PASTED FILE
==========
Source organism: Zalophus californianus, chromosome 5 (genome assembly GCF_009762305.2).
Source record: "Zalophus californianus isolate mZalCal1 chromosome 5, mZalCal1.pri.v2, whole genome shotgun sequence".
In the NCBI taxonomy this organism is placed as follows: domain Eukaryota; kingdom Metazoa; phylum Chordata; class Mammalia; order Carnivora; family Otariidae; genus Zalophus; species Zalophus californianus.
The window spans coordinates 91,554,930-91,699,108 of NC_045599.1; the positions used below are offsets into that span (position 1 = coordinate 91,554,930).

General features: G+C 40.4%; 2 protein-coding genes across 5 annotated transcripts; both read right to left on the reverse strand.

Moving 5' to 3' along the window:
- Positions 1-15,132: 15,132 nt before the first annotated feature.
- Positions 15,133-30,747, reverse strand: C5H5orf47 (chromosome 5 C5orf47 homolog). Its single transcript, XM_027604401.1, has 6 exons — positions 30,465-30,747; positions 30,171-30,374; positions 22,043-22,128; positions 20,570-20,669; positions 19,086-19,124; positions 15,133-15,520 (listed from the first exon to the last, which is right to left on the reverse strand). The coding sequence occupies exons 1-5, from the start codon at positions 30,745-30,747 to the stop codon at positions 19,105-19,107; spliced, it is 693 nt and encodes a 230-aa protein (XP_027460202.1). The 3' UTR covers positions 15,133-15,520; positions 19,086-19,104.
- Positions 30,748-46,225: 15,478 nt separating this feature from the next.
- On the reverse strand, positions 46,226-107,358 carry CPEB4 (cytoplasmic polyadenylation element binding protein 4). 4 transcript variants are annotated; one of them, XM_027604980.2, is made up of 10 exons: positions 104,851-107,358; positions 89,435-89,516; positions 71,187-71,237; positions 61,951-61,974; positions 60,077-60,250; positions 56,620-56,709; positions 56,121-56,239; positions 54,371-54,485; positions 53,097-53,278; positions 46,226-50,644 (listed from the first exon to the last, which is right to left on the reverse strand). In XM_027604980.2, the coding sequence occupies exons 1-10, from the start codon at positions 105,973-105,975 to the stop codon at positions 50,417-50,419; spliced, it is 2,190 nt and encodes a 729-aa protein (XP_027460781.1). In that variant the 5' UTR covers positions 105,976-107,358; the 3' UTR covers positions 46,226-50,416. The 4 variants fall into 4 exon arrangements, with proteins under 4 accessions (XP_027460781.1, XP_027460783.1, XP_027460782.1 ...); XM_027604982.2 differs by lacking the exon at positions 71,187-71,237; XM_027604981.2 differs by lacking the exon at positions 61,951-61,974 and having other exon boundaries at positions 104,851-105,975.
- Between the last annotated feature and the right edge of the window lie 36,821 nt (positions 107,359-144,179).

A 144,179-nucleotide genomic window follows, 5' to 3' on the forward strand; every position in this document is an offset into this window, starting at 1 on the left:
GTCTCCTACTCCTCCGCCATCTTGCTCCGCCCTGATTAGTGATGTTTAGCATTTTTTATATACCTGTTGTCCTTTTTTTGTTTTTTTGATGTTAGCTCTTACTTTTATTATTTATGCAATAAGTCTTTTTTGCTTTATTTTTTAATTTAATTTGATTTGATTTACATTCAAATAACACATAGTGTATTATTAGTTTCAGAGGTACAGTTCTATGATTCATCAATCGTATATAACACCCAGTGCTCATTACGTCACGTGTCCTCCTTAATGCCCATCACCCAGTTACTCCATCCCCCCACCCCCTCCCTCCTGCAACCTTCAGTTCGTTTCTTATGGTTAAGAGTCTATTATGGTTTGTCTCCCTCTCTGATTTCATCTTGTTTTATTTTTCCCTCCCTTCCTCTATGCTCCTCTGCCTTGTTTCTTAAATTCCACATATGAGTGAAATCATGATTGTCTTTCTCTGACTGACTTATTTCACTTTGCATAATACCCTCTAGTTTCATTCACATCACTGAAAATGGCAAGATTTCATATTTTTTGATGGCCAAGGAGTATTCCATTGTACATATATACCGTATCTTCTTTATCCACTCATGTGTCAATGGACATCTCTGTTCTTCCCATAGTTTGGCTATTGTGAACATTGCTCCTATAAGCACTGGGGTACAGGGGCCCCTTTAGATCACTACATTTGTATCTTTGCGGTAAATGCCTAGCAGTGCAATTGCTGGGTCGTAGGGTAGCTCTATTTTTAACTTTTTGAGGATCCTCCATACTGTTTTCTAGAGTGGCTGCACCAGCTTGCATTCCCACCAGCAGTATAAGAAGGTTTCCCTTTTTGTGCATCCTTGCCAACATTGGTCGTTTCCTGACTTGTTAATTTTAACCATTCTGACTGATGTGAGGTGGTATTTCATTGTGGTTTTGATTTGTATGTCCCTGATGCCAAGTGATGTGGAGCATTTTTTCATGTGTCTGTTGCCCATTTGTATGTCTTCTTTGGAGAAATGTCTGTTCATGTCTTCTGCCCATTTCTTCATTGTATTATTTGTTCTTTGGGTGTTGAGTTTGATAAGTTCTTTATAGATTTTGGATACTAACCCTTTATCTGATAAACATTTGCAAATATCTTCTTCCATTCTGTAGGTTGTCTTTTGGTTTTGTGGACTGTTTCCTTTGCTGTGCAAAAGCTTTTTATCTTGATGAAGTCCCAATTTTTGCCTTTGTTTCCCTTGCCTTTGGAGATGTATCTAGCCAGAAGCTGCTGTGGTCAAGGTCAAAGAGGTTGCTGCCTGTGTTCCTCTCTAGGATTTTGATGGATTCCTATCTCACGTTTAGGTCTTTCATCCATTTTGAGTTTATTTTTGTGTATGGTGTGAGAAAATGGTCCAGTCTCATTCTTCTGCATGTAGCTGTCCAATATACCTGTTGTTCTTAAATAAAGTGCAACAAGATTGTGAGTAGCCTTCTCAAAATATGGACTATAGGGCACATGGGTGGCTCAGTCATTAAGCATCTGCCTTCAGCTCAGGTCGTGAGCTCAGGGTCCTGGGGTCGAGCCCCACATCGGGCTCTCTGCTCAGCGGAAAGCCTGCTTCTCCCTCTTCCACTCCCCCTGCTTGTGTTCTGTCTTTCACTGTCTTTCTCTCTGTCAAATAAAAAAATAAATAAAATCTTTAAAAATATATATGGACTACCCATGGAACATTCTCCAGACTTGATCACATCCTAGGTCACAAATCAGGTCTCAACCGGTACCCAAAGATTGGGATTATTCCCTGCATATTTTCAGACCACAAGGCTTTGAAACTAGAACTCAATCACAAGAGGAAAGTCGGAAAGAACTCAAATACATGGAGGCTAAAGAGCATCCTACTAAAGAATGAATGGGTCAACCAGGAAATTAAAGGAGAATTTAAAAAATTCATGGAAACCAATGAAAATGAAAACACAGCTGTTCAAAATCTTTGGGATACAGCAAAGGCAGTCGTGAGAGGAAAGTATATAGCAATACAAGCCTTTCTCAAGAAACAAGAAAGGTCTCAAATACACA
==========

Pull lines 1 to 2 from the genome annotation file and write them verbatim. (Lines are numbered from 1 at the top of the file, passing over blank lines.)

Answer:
Source organism: Zalophus californianus, chromosome 5 (genome assembly GCF_009762305.2).
Source record: "Zalophus californianus isolate mZalCal1 chromosome 5, mZalCal1.pri.v2, whole genome shotgun sequence".